bcl_117918559.htm

United States

Department of

Agriculture

Agricultural

Marketing

Service

Fruit and

Vegetable

Division

Fresh

Products

Branch

United States Standards for Grades of

Pecans in the Shell

Effective October 15, 1976

(Reprinted - January 1997)

United States Standards for Grades of Pecans in the Shell1

Grades

51.1400 U.S. No. 1.

51.1401 U.S. No. 2.

Size Classification

51.1402 Size classification.

Kernel Color Classification

51.1403 Kernel color classification.

Tolerances

51.1404 Tolerances.

Application of Tolerances

51.1405 Application of tolerances.

Sample For Grade or Size Determination 51.1406 Sample for grade or size determination.

Definitions

51.1407 Fairly uniform in color.

51.1408 Loose extraneous or foreign material.

51.1409 Well developed.

51.1410 Fairly well developed.

51.1411 Poorly developed.

51.1412 Well cured.

51.1413 Damage.

51.1414 Serious damage.

51.1415 Inedible kernel.

Optional Determinations

51.1416 Optional determinations.

Grades

§51.1400 U.S. No. 1.

"U.S. No. 1" consists of pecans in the shell which meet the following requirements:

(a)Free from loose extraneous or foreign material.

(b)Shells are: (1) Fairly uniform in color; and, (2) Free from damage by any cause.

(c)Kernels are: (1) Free from damage by any cause.

(d)For tolerances see §51.1404.

§51.1401 U.S. No. 2.

The requirements for this grade are the same as for U.S. No. 1 except for:

(a) No requirement for uniformity of color of shells; and,

1Packing of the product in conformity with the requirements of these standards shall not excuse failure to comply with the provisions of the Federal Food, Drug, and Cosmetic Act or with applicable State laws and regulations.

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(b)Increased tolerances for defects see §51.1404.

Size Classification

§51.1402 Size classification.

Size of pecans may be specified in connection with the grade in accordance with one of the following classifications. To meet the requirements for any one of these classifications, the lot must conform to both the specified number of nuts per pound and the weight of the 10 smallest nuts per 100 nut sample.

Size

Number of nuts

Minimum weight of the

Classification

per pound

10 smallest nuts

 

 

in a 100-nut sample

 

 

 

Oversize

55 or less

 

Extra Large

56 to 63

In each classification, the 10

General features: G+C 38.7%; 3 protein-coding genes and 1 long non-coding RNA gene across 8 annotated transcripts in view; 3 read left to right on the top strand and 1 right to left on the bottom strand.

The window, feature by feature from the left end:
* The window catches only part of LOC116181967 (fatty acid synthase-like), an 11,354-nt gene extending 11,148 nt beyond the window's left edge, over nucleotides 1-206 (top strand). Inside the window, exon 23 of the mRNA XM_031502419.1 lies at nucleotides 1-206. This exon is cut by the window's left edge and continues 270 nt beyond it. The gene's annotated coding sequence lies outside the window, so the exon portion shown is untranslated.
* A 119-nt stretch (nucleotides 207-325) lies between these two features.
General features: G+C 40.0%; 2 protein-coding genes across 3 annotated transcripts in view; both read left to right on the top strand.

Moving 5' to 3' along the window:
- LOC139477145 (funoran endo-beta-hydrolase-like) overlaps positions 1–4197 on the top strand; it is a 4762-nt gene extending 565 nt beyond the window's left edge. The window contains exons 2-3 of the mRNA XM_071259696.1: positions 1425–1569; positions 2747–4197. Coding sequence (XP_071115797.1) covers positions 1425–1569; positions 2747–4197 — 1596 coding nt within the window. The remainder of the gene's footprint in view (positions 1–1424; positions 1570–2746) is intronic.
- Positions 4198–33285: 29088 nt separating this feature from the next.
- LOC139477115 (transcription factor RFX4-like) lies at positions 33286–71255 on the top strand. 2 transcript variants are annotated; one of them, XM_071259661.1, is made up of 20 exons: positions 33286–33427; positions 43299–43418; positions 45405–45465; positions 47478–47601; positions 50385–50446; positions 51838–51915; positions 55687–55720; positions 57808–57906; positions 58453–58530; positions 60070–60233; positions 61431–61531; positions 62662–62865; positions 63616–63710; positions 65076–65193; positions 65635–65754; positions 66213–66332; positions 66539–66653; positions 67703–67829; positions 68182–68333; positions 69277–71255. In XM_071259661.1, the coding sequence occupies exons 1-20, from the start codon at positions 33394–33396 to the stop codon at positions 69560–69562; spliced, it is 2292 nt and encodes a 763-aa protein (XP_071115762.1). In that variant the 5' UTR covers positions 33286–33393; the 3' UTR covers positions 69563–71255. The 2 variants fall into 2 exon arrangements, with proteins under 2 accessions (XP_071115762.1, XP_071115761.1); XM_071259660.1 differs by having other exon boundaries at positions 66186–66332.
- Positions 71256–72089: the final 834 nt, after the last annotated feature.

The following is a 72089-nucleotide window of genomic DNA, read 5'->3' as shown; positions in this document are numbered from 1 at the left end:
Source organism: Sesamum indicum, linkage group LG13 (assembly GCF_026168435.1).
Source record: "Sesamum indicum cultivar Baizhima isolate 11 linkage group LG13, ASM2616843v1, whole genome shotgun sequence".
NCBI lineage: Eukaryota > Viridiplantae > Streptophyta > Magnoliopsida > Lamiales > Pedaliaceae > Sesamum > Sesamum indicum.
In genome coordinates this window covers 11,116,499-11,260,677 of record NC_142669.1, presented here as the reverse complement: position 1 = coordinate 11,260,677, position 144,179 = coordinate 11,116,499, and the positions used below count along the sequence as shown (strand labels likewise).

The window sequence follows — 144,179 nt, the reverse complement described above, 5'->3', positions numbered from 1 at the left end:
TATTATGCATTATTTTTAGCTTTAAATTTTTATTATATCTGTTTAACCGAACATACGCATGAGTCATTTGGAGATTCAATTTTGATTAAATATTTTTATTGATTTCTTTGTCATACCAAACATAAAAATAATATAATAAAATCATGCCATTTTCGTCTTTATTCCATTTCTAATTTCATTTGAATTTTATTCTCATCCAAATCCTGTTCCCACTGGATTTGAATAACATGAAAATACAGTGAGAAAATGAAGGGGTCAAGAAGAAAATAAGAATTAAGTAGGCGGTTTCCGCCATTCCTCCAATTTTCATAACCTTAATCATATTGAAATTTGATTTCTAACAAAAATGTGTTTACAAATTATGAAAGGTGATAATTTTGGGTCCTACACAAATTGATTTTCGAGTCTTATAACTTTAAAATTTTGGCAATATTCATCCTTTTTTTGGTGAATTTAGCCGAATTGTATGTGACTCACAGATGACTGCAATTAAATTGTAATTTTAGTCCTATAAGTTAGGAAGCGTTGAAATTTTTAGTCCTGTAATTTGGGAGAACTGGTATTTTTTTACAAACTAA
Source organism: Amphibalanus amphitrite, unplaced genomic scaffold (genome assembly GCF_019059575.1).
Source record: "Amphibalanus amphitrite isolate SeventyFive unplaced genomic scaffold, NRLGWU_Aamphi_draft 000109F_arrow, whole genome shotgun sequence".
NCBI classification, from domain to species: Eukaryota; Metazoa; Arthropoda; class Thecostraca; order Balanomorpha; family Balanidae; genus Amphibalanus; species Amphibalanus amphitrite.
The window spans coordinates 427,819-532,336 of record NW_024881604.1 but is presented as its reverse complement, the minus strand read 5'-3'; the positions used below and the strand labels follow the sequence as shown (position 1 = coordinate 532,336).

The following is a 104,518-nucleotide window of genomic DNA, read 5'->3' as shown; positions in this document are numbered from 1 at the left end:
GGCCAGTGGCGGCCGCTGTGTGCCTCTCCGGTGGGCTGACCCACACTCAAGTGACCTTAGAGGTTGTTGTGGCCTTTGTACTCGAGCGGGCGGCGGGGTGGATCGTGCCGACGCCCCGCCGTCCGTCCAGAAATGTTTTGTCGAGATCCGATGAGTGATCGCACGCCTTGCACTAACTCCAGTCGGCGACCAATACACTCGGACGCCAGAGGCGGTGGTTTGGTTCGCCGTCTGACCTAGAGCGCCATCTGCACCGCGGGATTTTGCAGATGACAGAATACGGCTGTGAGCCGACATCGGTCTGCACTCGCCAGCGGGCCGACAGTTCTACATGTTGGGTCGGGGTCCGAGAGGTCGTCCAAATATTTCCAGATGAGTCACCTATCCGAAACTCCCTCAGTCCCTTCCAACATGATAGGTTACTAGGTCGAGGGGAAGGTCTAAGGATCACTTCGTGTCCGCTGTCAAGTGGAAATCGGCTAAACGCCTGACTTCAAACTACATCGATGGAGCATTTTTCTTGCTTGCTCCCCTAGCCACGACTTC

smallest nuts per 100 must weigh at

 

 

Large

64 to 77

least 7 pct of the total weight of a

100-nut sample

 

 

Medium

78 to 95

 

Small

96 to 120

 

 

 

 

Kernel Color Classification §51.1403 Kernel color classification.

(a)The skin color of pecan kernels may be described in terms of the color classifications provided in this section. When the color of kernels in a lot generally conforms to the "light" or "light amber" classification, that color classification may be used to describe the lot in connection with the grade.

(1)"Light" means that the outer surface of the kernel is mostly golden color or lighter, with not more than 25 percent of the outer surface darker than golden, none of which is darker than light brown.

(2)"Light amber" means that more than 25 percent of the outer surface of the kernel is light brown, with not more than 25 percent of the outer surface darker than light brown, none of which is darker than medium brown.

(3)"Amber" means that more than 25 percent of the outer surface of the kernel is medium brown, with not more than 25 percent of the outer surface darker than medium brown, none of which is darker than dark brown (very dark-brown or blackish-brown discoloration).

(4)"Dark amber" means that more than 25 percent of the outer surface of the kernel is dark brown, with not more than 25 percent of the outer surface darker than dark brown (very dark-brown or blackish-brown discoloration).

(b)U.S. Department of Agriculture kernel color standards, Pec-MC-1, consisting of plastic models of pecan kernels, illustrate the color intensities implied by the terms "golden," "light brown," "medium brown" and "dark brown" referred to in paragraph (a) of this section. These color standards may be examined in the Fruit and Vegetable Division, AMS, U.S. Department of Agriculture, South Building, Washington, D.C. 20250; in any field office of the Fresh Fruit and

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Vegetable Inspection Service; or upon request of any authorized inspector of such service. Duplicates of the color standards may be purchased from NASCO, Fort Atkinson, Wisconsin 53538.

Tolerances

§51.1404 Tolerances.

In order to allow the variations incident to proper grading and handling in each of the foregoing grades, the following tolerances are provided as specified:

(a) U.S. No. 1 -- (1) For shell defects, by count.